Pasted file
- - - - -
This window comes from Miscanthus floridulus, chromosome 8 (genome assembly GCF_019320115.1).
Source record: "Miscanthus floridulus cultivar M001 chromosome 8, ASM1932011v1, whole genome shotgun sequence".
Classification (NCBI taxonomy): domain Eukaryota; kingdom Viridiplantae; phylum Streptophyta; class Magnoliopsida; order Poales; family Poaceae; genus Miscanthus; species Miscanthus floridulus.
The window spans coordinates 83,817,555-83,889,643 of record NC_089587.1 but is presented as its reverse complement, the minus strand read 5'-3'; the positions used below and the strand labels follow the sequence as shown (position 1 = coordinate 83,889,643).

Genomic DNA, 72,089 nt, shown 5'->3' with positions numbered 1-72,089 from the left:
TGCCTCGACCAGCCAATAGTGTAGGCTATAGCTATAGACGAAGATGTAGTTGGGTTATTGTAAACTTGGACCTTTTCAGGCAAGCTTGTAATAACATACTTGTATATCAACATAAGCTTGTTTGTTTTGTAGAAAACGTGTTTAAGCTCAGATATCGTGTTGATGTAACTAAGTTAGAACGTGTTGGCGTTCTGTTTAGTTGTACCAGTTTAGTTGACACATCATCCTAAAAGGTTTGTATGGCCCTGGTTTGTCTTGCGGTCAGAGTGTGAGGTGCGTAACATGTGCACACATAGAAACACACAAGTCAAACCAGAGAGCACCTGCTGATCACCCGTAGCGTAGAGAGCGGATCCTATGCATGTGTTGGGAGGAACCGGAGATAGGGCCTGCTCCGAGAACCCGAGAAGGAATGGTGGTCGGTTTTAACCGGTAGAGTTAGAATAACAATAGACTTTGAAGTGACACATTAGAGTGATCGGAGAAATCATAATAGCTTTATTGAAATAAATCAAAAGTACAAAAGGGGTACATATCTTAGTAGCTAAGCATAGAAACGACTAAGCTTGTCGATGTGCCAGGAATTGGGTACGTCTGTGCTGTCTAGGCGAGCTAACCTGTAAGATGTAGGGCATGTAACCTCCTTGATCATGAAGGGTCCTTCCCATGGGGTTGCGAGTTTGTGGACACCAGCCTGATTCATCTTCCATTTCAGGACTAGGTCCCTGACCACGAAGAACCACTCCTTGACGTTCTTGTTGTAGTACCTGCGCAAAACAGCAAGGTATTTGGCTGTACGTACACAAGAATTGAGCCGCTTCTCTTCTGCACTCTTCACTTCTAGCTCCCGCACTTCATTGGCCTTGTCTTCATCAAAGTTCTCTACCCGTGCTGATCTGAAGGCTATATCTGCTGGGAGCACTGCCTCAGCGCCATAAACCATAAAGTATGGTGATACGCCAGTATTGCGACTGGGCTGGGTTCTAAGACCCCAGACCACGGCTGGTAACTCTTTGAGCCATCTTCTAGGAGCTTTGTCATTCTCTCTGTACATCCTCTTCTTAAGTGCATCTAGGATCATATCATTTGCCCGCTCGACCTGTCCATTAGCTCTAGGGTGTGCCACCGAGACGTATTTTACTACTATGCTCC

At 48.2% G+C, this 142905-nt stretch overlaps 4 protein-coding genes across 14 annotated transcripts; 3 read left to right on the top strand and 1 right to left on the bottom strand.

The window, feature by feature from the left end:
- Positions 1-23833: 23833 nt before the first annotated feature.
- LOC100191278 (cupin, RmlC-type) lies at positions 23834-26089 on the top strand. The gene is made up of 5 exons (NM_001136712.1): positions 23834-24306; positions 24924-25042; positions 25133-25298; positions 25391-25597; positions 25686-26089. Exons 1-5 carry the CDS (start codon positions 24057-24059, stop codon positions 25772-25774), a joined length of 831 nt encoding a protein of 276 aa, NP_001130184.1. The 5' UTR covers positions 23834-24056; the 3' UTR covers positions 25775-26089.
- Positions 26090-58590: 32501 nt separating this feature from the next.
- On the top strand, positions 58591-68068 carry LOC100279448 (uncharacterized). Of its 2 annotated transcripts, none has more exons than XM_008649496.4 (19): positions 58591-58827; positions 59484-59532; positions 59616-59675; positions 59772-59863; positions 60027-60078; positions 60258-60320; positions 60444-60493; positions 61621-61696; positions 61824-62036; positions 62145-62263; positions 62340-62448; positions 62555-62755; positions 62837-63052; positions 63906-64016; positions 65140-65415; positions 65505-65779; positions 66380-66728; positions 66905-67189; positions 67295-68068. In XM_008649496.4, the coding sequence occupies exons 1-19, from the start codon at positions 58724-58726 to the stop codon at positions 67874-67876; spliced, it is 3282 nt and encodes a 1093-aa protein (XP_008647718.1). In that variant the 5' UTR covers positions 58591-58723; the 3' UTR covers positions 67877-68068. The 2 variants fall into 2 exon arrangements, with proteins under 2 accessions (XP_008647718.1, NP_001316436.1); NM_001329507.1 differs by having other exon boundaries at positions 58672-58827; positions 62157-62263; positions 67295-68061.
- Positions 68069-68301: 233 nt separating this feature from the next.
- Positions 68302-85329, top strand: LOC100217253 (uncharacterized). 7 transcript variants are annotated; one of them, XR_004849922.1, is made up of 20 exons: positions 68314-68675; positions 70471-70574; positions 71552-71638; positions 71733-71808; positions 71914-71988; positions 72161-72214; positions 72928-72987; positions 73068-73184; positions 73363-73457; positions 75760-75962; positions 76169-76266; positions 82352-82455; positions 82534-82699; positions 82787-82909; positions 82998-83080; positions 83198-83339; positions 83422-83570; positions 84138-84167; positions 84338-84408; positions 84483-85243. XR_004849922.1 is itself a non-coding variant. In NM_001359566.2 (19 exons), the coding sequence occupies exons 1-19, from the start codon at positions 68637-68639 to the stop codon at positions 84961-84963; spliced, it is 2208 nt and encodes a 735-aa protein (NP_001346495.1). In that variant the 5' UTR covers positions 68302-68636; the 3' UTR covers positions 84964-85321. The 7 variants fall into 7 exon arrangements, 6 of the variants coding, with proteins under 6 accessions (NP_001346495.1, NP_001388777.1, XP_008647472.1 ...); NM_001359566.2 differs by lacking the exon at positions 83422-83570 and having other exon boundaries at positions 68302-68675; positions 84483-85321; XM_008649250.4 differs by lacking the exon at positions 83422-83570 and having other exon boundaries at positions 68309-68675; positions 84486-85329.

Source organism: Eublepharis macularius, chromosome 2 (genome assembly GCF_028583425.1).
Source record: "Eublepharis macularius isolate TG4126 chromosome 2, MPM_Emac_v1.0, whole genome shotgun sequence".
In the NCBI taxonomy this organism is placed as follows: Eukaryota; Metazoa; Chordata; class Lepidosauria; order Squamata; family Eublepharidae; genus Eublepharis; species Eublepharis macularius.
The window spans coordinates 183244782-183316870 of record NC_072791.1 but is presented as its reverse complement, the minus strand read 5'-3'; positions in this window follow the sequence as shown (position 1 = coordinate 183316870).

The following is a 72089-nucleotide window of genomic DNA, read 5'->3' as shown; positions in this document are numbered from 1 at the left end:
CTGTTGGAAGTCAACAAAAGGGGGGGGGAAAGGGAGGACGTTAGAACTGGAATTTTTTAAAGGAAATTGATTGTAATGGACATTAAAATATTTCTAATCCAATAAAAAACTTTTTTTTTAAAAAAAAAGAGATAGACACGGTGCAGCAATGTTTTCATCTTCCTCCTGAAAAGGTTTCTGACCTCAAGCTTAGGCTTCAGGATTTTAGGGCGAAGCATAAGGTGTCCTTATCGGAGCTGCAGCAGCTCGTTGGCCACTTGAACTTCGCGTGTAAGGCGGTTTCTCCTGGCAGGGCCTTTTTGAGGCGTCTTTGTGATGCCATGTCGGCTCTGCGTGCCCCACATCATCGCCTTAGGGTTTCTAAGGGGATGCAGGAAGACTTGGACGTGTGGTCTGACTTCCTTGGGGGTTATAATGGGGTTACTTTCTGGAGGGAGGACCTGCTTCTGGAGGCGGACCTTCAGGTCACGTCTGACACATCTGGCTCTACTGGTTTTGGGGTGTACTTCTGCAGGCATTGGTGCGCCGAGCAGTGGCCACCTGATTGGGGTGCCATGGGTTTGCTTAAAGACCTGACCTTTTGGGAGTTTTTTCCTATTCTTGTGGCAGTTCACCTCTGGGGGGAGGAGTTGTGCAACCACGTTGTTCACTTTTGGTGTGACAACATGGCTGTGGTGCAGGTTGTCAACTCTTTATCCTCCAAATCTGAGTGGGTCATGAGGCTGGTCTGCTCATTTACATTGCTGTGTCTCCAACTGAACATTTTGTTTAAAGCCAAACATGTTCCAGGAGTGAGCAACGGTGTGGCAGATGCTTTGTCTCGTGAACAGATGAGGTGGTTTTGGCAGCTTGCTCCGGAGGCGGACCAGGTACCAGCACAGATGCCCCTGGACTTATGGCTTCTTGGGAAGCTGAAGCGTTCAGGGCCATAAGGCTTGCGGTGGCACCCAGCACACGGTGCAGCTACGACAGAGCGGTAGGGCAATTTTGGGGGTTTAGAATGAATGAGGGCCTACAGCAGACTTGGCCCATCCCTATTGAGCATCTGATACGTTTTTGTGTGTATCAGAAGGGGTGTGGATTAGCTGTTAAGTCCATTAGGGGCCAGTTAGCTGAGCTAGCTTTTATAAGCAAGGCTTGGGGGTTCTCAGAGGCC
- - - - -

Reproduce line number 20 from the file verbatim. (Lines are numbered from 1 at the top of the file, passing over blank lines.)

CTGTTGGAAGTCAACAAAAGGGGGGGGGAAAGGGAGGACGTTAGAACTGGAATTTTTTAAAGGAAATTGATTGTAATGGACATTAAAATATTTCTAATCCAATAAAAAACTTTTTTTTTAAAAAAAAAGAGATAGACACGGTGCAGCAATGTTTTCATCTTCCTCCTGAAAAGGTTTCTGACCTCAAGCTTAGGCTTCAGGATTTTAGGGCGAAGCATAAGGTGTCCTTATCGGAGCTGCAGCAGCTCGTTGGCCACTTGAACTTCGCGTGTAAGGCGGTTTCTCCTGGCAGGGCCTTTTTGAGGCGTCTTTGTGATGCCATGTCGGCTCTGCGTGCCCCACATCATCGCCTTAGGGTTTCTAAGGGGATGCAGGAAGACTTGGACGTGTGGTCTGACTTCCTTGGGGGTTATAATGGGGTTACTTTCTGGAGGGAGGACCTGCTTCTGGAGGCGGACCTTCAGGTCACGTCTGACACATCTGGCTCTACTGGTTTTGGGGTGTACTTCTGCAGGCATTGGTGCGCCGAGCAGTGGCCACCTGATTGGGGTGCCATGGGTTTGCTTAAAGACCTGACCTTTTGGGAGTTTTTTCCTATTCTTGTGGCAGTTCACCTCTGGGGGGAGGAGTTGTGCAACCACGTTGTTCACTTTTGGTGTGACAACATGGCTGTGGTGCAGGTTGTCAACTCTTTATCCTCCAAATCTGAGTGGGTCATGAGGCTGGTCTGCTCATTTACATTGCTGTGTCTCCAACTGAACATTTTGTTTAAAGCCAAACATGTTCCAGGAGTGAGCAACGGTGTGGCAGATGCTTTGTCTCGTGAACAGATGAGGTGGTTTTGGCAGCTTGCTCCGGAGGCGGACCAGGTACCAGCACAGATGCCCCTGGACTTATGGCTTCTTGGGAAGCTGAAGCGTTCAGGGCCATAAGGCTTGCGGTGGCACCCAGCACACGGTGCAGCTACGACAGAGCGGTAGGGCAATTTTGGGGGTTTAGAATGAATGAGGGCCTACAGCAGACTTGGCCCATCCCTATTGAGCATCTGATACGTTTTTGTGTGTATCAGAAGGGGTGTGGATTAGCTGTTAAGTCCATTAGGGGCCAGTTAGCTGAGCTAGCTTTTATAAGCAAGGCTTGGGGGTTCTCAGAGGCC